Researchers at The Children's Hospital at Westmead are embarking on a ground-breaking new study to investigate whether a different dietary approach to insulin resistance in overweight adolescents can put the brakes on its progression to type 2 diabetes.
Type 2 diabetes affects 85 to 90 per cent of all people with diabetes. While it usually affects mature adults, younger people and children are increasingly being diagnosed. Often people with type 2 diabetes also have high blood pressure, high cholesterol and are overweight or obese.
The MBF Foundation funded the three-year $400,000 project recognising increased medical and community concern about the growing number of overweight children being diagnosed with insulin resistance.
Currently adolescents with insulin resistance are managed through a combination of exercise, diet in line with the Australian Dietary Guidelines and medication, with the aim of preventing or delaying the onset of type 2 diabetes.
Clinicians at The Children's Hospital at Westmead are evaluating two diets, combined with an exercise program, for their effectiveness in turning the risk of this condition around. As a result of a growing body of evidence that amongst adults higher protein diets can more effectively reduce body fat and help control insulin levels, dietitians will investigate whether young people can similarly benefit from a high protein diet.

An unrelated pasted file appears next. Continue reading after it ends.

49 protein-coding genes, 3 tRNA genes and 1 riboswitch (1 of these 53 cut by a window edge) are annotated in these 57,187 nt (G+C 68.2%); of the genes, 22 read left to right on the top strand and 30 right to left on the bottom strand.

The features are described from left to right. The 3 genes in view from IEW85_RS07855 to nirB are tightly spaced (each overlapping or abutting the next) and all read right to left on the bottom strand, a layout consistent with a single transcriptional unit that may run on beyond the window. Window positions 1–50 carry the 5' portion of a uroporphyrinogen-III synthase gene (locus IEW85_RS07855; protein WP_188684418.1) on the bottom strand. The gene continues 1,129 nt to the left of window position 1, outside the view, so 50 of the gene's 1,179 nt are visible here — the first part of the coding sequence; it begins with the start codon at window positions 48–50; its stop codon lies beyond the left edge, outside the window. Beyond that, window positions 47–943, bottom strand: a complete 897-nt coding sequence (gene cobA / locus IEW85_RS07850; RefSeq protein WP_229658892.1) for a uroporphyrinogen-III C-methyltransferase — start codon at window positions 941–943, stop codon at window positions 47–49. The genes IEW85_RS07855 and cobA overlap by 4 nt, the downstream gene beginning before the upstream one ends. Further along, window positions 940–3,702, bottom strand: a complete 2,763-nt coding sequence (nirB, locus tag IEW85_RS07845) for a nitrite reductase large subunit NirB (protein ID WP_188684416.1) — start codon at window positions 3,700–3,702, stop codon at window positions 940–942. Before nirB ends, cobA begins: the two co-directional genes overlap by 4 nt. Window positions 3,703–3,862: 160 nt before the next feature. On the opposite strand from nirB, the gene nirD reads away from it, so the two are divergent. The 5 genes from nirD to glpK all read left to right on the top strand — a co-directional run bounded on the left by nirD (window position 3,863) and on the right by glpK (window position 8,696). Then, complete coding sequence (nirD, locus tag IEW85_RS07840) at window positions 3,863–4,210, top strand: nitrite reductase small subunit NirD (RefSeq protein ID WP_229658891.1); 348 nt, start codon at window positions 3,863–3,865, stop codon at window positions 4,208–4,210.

Dr Christine Bennett, MBF Foundation Steering Committee Chair and Chief Medical Officer of Bupa Australia*, says that one in four young Australians are now overweight or obese** and some of these will go on to develop type 2 diabetes if urgent action is not taken to manage this increasing problem.
"Type 2 diabetes can be difficult to control and needs to be managed effectively. Complications are often present at diagnosis and can lead to heart and kidney disease appear later in life. We can potentially save thousands of adolescents from this serious long term chronic condition," she said.
"We want to give our young people the best possible start to life and find the best way to help them deal with a difficult problem. With early intervention insulin resistance is potentially reversible, or at least the progression to type 2 diabetes can be delayed."
The program will see 108 adolescents aged between 10 and 18 take part in a diet and exercise regime.
Participants will follow one of two diets. The first will be based on the currently recommended Australian Guide to Healthy Eating, which is high in carbohydrates and low in fat. The second will follow a lower carbohydrate and increased protein diet.
"Teen-friendly diet models will be used to enhance compliance with the aim of reducing insulin levels and helping young participants lose weight," said Dr Sarah Garnett Principal Researcher from the Westmead Children's Hospital.
"We believe the project is the first of its kind. There is little evidence currently available to establish the best diet to control insulin resistance in adolescents and the role of protein in the diet,' said Dr Garnett. "This will tell us the advice we can give these kids that will actually work."
The program involves an intensive three month dietary intervention and a three month intensive gym and home based exercise program. The participants will be followed up for six months to measure the program's effectiveness.
|Contact: Jackie Crossman|